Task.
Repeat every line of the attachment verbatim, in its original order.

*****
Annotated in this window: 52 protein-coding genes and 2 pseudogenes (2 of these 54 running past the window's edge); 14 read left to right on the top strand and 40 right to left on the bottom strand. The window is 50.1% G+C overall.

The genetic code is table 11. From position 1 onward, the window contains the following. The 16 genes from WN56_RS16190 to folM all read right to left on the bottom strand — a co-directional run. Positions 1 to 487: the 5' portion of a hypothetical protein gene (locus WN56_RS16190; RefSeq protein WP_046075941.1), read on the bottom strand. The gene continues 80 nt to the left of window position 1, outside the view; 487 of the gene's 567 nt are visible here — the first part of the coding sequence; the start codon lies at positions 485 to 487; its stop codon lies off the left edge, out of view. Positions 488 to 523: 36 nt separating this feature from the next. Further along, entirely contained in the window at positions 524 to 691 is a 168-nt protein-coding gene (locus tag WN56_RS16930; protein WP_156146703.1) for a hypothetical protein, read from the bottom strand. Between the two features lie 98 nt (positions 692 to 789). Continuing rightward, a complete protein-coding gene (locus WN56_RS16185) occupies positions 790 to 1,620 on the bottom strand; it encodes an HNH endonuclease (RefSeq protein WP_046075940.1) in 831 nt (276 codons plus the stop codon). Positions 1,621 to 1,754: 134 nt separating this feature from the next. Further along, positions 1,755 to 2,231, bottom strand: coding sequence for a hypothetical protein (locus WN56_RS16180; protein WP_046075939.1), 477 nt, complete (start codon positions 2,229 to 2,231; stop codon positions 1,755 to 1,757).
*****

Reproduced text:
Annotated in this window: 52 protein-coding genes and 2 pseudogenes (2 of these 54 running past the window's edge); 14 read left to right on the top strand and 40 right to left on the bottom strand. The window is 50.1% G+C overall.

The genetic code is table 11. From position 1 onward, the window contains the following. The 16 genes from WN56_RS16190 to folM all read right to left on the bottom strand — a co-directional run. Positions 1 to 487: the 5' portion of a hypothetical protein gene (locus WN56_RS16190; RefSeq protein WP_046075941.1), read on the bottom strand. The gene continues 80 nt to the left of window position 1, outside the view; 487 of the gene's 567 nt are visible here — the first part of the coding sequence; the start codon lies at positions 485 to 487; its stop codon lies off the left edge, out of view. Positions 488 to 523: 36 nt separating this feature from the next. Further along, entirely contained in the window at positions 524 to 691 is a 168-nt protein-coding gene (locus tag WN56_RS16930; protein WP_156146703.1) for a hypothetical protein, read from the bottom strand. Between the two features lie 98 nt (positions 692 to 789). Continuing rightward, a complete protein-coding gene (locus WN56_RS16185) occupies positions 790 to 1,620 on the bottom strand; it encodes an HNH endonuclease (RefSeq protein WP_046075940.1) in 831 nt (276 codons plus the stop codon). Positions 1,621 to 1,754: 134 nt separating this feature from the next. Further along, positions 1,755 to 2,231, bottom strand: coding sequence for a hypothetical protein (locus WN56_RS16180; protein WP_046075939.1), 477 nt, complete (start codon positions 2,229 to 2,231; stop codon positions 1,755 to 1,757).